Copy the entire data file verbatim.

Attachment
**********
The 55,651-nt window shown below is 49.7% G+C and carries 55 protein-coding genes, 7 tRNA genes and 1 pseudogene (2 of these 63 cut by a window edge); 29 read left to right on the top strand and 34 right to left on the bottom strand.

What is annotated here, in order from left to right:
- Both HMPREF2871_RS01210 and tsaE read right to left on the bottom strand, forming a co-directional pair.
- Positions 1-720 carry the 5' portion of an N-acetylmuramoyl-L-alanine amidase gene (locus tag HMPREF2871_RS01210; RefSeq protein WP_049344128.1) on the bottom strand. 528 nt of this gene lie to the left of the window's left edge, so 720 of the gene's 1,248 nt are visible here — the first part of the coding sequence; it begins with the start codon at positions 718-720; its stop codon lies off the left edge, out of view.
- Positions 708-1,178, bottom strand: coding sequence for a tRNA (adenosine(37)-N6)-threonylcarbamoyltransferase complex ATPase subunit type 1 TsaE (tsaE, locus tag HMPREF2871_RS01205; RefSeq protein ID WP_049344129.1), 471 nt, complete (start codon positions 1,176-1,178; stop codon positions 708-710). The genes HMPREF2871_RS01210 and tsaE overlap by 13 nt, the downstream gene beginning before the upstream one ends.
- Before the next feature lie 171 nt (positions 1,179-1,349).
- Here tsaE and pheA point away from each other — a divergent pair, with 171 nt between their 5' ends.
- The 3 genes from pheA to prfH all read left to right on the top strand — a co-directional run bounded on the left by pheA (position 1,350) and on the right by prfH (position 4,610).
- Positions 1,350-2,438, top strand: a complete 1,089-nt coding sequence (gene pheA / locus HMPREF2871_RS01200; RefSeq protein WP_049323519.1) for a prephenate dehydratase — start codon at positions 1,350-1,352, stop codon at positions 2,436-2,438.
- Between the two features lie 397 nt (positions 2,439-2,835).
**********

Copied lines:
The 55,651-nt window shown below is 49.7% G+C and carries 55 protein-coding genes, 7 tRNA genes and 1 pseudogene (2 of these 63 cut by a window edge); 29 read left to right on the top strand and 34 right to left on the bottom strand.

What is annotated here, in order from left to right:
- Both HMPREF2871_RS01210 and tsaE read right to left on the bottom strand, forming a co-directional pair.
- Positions 1-720 carry the 5' portion of an N-acetylmuramoyl-L-alanine amidase gene (locus tag HMPREF2871_RS01210; RefSeq protein WP_049344128.1) on the bottom strand. 528 nt of this gene lie to the left of the window's left edge, so 720 of the gene's 1,248 nt are visible here — the first part of the coding sequence; it begins with the start codon at positions 718-720; its stop codon lies off the left edge, out of view.
- Positions 708-1,178, bottom strand: coding sequence for a tRNA (adenosine(37)-N6)-threonylcarbamoyltransferase complex ATPase subunit type 1 TsaE (tsaE, locus tag HMPREF2871_RS01205; RefSeq protein ID WP_049344129.1), 471 nt, complete (start codon positions 1,176-1,178; stop codon positions 708-710). The genes HMPREF2871_RS01210 and tsaE overlap by 13 nt, the downstream gene beginning before the upstream one ends.
- Before the next feature lie 171 nt (positions 1,179-1,349).
- Here tsaE and pheA point away from each other — a divergent pair, with 171 nt between their 5' ends.
- The 3 genes from pheA to prfH all read left to right on the top strand — a co-directional run bounded on the left by pheA (position 1,350) and on the right by prfH (position 4,610).
- Positions 1,350-2,438, top strand: a complete 1,089-nt coding sequence (gene pheA / locus HMPREF2871_RS01200; RefSeq protein WP_049323519.1) for a prephenate dehydratase — start codon at positions 1,350-1,352, stop codon at positions 2,436-2,438.
- Between the two features lie 397 nt (positions 2,439-2,835).